Foodie Tuesday: You Eat What You Like, and I’ll Eat What I Like

Besides being a wise quote from my perennial hero, Yukon Cornelius, the title of today’s post is pretty great advice for eaters at all times, most particularly so during the holidays. If I’m going to go to the expense and effort to do anything special for a Special Occasion, it matters far more to me that I want to eat the results than that they meet anybody else’s standard for tradition, impressiveness, or perfection. You won’t find me dining on dainties of glorious extravagance and beauty on a holiday or birthday or any other notable date if I’m the designated cook, because spending exhausting and exacting hours in the scullery before the blessed event is not my idea of a great way to arrive at it rested and ready to enjoy its importance in my life with good cheer and an even temperament.

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Appetizer parfait: hash browns (I made these with Gouda and smoked paprika), sour cream, hot smoked wild Pacific salmon and capers. Or, in the alternative version I offered on the same day–another easy to prepare ahead topping for the hash browns–smoked sausage pieces simmered in Pinot Noir BBQ sauce. The sauce was a sticky reduction of equal amounts of red wine and homemade bone broth with brown sugar, tomato passata, chili powder, cinnamon, cloves and cayenne to taste. Guests could assemble the tiny dishes with any combination they liked, and I didn’t have to wrestle with the hors-d’oeuvres at all on the day of the party.

So while I adore Dungeness crab, I will not likely be preparing one fresh and mucking about with the tedious chore of meticulously picking the meat out of the shell–if I can find fresh Dungeness already picked and packed in a neat little carton, it’ll be on the menu; otherwise, not. My fondness for elaborate baked goods will likely be fed by an outstanding bakery, not by my slavish efforts right before a party. I’ll happily dine on a perfectly frenched rack of lamb or a miraculously flaky and tender kulebiaka or bistilla, but only if someone else is going to all of the effort it takes to prepare it.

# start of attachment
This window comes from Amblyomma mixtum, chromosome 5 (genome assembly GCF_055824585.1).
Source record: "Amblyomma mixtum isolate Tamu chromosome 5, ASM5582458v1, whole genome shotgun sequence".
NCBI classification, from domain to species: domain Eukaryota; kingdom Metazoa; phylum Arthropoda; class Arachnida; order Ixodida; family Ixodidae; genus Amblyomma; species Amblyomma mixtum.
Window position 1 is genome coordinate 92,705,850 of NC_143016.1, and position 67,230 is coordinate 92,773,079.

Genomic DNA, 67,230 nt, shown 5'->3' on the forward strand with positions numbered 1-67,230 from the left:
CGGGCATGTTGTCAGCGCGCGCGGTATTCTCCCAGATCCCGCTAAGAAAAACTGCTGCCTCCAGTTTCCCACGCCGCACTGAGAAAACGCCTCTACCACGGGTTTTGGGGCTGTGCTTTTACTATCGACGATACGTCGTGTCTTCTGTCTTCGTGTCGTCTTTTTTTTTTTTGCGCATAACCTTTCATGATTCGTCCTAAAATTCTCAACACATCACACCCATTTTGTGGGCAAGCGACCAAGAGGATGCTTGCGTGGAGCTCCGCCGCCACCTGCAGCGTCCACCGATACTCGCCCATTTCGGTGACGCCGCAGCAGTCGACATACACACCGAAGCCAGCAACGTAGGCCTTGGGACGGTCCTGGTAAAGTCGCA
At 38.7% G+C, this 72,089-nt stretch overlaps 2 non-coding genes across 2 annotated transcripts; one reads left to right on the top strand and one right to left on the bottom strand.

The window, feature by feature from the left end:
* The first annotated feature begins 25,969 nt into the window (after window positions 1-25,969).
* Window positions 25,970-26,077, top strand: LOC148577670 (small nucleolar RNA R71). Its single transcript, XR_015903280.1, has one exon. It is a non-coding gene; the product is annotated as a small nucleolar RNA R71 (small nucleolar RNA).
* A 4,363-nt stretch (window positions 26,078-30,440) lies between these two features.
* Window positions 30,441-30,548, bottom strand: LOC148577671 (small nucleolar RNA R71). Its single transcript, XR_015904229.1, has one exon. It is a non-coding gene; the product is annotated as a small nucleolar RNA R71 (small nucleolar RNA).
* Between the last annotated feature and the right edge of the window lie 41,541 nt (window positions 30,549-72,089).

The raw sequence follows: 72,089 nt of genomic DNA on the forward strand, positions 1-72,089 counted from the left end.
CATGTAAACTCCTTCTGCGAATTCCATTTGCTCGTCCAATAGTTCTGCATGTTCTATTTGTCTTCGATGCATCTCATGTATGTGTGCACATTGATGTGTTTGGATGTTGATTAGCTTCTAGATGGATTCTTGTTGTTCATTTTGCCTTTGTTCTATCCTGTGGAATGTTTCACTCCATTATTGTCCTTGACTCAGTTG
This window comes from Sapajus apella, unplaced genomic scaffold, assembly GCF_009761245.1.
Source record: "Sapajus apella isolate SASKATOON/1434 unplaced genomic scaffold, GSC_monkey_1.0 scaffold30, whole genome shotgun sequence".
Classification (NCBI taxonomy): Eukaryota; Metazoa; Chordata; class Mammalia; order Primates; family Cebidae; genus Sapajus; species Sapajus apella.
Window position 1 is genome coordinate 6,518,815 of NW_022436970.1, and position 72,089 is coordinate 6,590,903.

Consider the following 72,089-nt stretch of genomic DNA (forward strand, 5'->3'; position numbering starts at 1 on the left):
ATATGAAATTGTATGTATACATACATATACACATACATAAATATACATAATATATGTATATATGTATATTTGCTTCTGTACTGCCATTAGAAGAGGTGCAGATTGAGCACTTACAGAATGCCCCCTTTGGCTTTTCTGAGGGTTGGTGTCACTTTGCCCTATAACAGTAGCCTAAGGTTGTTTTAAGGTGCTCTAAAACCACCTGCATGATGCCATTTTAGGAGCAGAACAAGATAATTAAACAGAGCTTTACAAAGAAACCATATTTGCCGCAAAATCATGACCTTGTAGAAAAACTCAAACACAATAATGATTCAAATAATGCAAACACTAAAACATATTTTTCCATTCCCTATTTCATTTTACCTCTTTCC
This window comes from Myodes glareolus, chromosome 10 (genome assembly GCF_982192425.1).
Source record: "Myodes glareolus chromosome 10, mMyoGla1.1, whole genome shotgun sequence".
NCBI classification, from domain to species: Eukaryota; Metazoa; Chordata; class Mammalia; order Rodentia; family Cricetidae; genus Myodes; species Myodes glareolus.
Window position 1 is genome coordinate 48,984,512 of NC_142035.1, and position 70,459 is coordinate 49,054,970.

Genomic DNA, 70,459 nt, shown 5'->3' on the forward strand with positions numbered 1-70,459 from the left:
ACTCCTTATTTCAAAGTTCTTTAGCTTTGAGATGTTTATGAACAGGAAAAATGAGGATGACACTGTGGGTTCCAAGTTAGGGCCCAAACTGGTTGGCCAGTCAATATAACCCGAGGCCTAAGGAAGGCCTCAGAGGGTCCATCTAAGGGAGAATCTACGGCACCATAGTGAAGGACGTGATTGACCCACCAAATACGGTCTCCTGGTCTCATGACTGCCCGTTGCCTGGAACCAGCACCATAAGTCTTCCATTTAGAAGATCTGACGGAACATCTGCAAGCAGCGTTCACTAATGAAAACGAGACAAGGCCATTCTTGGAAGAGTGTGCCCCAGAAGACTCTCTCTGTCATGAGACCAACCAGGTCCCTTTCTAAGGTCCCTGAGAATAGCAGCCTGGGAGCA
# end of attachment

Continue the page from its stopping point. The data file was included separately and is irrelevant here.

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Homemade macaroni and cheese can be just as easy to fix as pre-packaged. Here, I blended shredded Gouda, cheddar and Parmesan cheeses in about equal amounts and added melted butter, eggs, smoked paprika, powdered mustard, a little grated nutmeg, and a tiny dash of liquid smoke (no additives, please) before stirring the cooked pasta in with a bit of cream and baking it to melt and meld it all together.

That’s how, when Christmas dining is at home, it may go so far as to be a roast beef that can be cooked sous vide and requires only a quick browning in the oven before carving, but it might also be a made-ahead, very down-to-earth macaroni and cheese. Or even a tuna salad sandwich, a perpetual favorite that, while it’s hardly what anyone I know would consider Fancy, is gladly eaten with a handful of good potato chips and a juicy apple on nearly any occasion chez nous. I want to eat delicious food on Christmas, but it doesn’t have to be unusual or expensive or showy in any way to be delicious, and if its simplicity of preparation means that it’s eaten in a very comfortably relaxed state, that makes it all the more appealing and enhances its flavor remarkably.

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Homemade mac-&-cheese is, in fact, also easy to customize for any number of tastes and occasions, as when I change out the elbow macaroni with some fresh fettuccine and toss in a batch of Langostino tails. Voila! ‘Poor man’s’ lobster fettuccine.